Mozambican expert says crisis in military withdrawal is the result of a "gentlemen's agreement"
Rádio Moçambique (File photo) / President Filipe Nyusi and Renamo leader Afonso Dhlakama (R) photographed in Maputo after their first meeting in Maputo on 7 February 2015.
Mozambican President Filipe Nyusi and the leader of the Renamo rebels, Afonso Dhlakama, have appointed the eight members of the two working groups which they agreed to set up last week.
According to a Monday release from Nyusi’s office, he has appointed two academics and jurists, Albano Macie and Eduardo Chiziane, to the working group on decentralization. Macie is best known as the author of books on administrative law and parliamentary procedure.
Renamo’s appointees to this group are Saimone Macuiana and Maria Joaquina, who are both former members of the National Elections Commission (CNE). Macuiana headed the Renamo side in the negotiations that produced the September 2014 agreement on a cessation of hostilities, an agreement that Renamo refused to implement.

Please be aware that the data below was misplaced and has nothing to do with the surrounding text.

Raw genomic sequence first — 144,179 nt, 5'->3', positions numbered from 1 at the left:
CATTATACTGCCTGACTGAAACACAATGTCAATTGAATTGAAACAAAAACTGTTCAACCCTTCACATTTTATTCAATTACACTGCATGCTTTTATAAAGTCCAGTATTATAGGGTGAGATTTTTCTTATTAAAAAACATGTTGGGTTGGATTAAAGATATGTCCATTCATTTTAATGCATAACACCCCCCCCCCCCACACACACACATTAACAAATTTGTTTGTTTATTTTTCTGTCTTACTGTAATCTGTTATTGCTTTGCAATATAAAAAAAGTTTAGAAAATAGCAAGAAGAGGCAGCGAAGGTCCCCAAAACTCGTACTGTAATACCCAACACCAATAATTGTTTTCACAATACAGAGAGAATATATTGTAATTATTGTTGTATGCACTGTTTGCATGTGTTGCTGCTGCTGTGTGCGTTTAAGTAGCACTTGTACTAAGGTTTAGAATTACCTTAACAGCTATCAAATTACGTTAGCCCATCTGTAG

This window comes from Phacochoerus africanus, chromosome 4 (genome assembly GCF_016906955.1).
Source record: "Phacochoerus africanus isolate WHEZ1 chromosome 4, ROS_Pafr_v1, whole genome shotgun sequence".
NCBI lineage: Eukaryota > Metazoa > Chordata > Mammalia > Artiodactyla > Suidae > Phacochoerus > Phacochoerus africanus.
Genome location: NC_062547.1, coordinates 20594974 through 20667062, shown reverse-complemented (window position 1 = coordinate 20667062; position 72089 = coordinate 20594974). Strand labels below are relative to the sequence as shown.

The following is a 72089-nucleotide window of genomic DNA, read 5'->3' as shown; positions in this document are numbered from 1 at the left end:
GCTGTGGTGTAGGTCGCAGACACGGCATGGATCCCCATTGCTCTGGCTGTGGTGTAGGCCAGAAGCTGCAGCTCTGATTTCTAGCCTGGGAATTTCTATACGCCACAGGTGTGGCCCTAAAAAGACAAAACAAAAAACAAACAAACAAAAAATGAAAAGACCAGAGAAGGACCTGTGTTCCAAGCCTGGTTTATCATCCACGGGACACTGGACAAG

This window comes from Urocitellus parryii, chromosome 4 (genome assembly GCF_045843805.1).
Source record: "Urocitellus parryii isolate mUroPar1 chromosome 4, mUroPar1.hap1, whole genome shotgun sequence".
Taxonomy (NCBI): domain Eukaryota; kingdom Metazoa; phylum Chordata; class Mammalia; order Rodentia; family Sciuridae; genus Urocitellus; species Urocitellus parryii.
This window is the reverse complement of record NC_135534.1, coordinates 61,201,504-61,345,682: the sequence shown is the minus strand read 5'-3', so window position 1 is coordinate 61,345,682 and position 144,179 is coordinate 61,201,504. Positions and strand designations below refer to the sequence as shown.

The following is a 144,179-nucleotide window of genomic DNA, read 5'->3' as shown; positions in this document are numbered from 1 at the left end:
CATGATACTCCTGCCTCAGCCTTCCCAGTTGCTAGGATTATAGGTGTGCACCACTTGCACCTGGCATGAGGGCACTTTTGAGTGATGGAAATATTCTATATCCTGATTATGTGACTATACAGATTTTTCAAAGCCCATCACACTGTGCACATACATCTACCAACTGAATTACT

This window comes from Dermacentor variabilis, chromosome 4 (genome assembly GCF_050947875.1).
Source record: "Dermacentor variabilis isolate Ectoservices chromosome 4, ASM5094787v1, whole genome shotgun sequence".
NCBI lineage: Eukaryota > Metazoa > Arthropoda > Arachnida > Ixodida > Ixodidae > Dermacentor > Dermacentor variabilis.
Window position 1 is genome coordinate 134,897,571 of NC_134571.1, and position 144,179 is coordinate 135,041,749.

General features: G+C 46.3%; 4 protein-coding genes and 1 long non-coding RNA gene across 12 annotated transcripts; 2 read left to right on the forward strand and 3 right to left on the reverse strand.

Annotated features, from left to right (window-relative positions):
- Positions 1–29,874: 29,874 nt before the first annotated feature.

For the working group on military questions, Nyusi appointed two retired army officers, and veterans of the independence war, Gen Armando Panguene and Col Ismael Mangueira. Panguene is also one of the country’s top diplomats who has served as Mozambican ambassador to Lisbon, London and Washington.
The Renamo members of this group are parliamentary deputy Andre Magibire and Leovilgildo Buanancasso, who is currently a member of the Council of State, a body that advises the President of the Republic.
Last Friday, Nyusi and Dhlakama announced separately that the next stage in the dialogue between the government and Renamo will take place within these small working groups, without any foreign mediation.
The international mediating team returned to their home countries in mid-December, with little to show for their work. Nyusi and Dhlakama have agreed to dispense with their services, at least for the time being, but have left open the possibility of recalling the mediators, if necessary.
The country is calm, since the truce declared by Renamo, which took effect on 27 December, is holding. No further Renamo ambushes, or clashes between government forces and Renamo gunmen have been reported.
The truce, and the agreement on the working groups, were arranged in phone conversations between Nyusi and Dhlakama, who is still living in a military camp in the central district of Gorongosa.
No dates have yet been announced for the first meetings of the two working groups.Source: AIM